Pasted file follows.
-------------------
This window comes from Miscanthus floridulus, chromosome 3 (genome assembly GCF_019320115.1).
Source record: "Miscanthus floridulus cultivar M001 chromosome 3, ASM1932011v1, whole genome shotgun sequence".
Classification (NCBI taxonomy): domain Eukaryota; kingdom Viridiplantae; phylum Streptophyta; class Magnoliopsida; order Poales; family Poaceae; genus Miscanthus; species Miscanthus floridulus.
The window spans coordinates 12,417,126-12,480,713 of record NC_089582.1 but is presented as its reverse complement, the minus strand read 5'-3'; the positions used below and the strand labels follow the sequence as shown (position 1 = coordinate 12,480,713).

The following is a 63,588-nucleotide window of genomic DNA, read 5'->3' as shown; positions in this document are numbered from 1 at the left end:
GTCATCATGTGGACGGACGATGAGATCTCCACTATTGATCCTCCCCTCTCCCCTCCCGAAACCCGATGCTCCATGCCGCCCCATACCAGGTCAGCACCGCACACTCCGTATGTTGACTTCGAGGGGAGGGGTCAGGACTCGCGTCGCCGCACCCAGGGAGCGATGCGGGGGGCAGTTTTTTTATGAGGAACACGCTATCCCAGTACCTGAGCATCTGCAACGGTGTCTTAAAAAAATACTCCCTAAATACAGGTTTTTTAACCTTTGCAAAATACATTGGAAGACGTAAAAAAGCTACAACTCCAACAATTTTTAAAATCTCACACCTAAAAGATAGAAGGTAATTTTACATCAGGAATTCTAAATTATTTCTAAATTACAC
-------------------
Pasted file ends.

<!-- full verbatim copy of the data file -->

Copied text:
This window comes from Miscanthus floridulus, chromosome 3 (genome assembly GCF_019320115.1).
Source record: "Miscanthus floridulus cultivar M001 chromosome 3, ASM1932011v1, whole genome shotgun sequence".
Classification (NCBI taxonomy): domain Eukaryota; kingdom Viridiplantae; phylum Streptophyta; class Magnoliopsida; order Poales; family Poaceae; genus Miscanthus; species Miscanthus floridulus.
The window spans coordinates 12,417,126-12,480,713 of record NC_089582.1 but is presented as its reverse complement, the minus strand read 5'-3'; the positions used below and the strand labels follow the sequence as shown (position 1 = coordinate 12,480,713).

The following is a 63,588-nucleotide window of genomic DNA, read 5'->3' as shown; positions in this document are numbered from 1 at the left end:
GTCATCATGTGGACGGACGATGAGATCTCCACTATTGATCCTCCCCTCTCCCCTCCCGAAACCCGATGCTCCATGCCGCCCCATACCAGGTCAGCACCGCACACTCCGTATGTTGACTTCGAGGGGAGGGGTCAGGACTCGCGTCGCCGCACCCAGGGAGCGATGCGGGGGGCAGTTTTTTTATGAGGAACACGCTATCCCAGTACCTGAGCATCTGCAACGGTGTCTTAAAAAAATACTCCCTAAATACAGGTTTTTTAACCTTTGCAAAATACATTGGAAGACGTAAAAAAGCTACAACTCCAACAATTTTTAAAATCTCACACCTAAAAGATAGAAGGTAATTTTACATCAGGAATTCTAAATTATTTCTAAATTACAC